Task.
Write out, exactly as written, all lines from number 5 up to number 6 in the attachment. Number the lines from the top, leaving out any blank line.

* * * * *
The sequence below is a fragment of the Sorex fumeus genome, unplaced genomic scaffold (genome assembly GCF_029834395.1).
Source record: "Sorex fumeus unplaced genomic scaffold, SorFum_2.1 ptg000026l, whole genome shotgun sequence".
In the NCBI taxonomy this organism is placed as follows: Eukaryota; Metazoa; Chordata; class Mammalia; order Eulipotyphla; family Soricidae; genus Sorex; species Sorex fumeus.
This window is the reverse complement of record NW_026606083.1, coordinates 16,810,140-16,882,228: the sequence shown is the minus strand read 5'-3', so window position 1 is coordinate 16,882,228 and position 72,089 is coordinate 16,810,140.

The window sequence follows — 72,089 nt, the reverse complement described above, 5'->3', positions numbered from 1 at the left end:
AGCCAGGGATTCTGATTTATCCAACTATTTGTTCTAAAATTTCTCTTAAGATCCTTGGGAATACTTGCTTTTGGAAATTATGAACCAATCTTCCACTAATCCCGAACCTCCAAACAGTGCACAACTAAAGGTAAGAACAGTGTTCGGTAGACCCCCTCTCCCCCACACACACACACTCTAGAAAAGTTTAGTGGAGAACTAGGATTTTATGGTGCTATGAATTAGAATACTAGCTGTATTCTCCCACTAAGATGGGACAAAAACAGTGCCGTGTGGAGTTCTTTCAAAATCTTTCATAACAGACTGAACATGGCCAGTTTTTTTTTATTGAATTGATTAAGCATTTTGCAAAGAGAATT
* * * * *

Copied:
The window sequence follows — 72,089 nt, the reverse complement described above, 5'->3', positions numbered from 1 at the left end:
AGCCAGGGATTCTGATTTATCCAACTATTTGTTCTAAAATTTCTCTTAAGATCCTTGGGAATACTTGCTTTTGGAAATTATGAACCAATCTTCCACTAATCCCGAACCTCCAAACAGTGCACAACTAAAGGTAAGAACAGTGTTCGGTAGACCCCCTCTCCCCCACACACACACACTCTAGAAAAGTTTAGTGGAGAACTAGGATTTTATGGTGCTATGAATTAGAATACTAGCTGTATTCTCCCACTAAGATGGGACAAAAACAGTGCCGTGTGGAGTTCTTTCAAAATCTTTCATAACAGACTGAACATGGCCAGTTTTTTTTTATTGAATTGATTAAGCATTTTGCAAAGAGAATT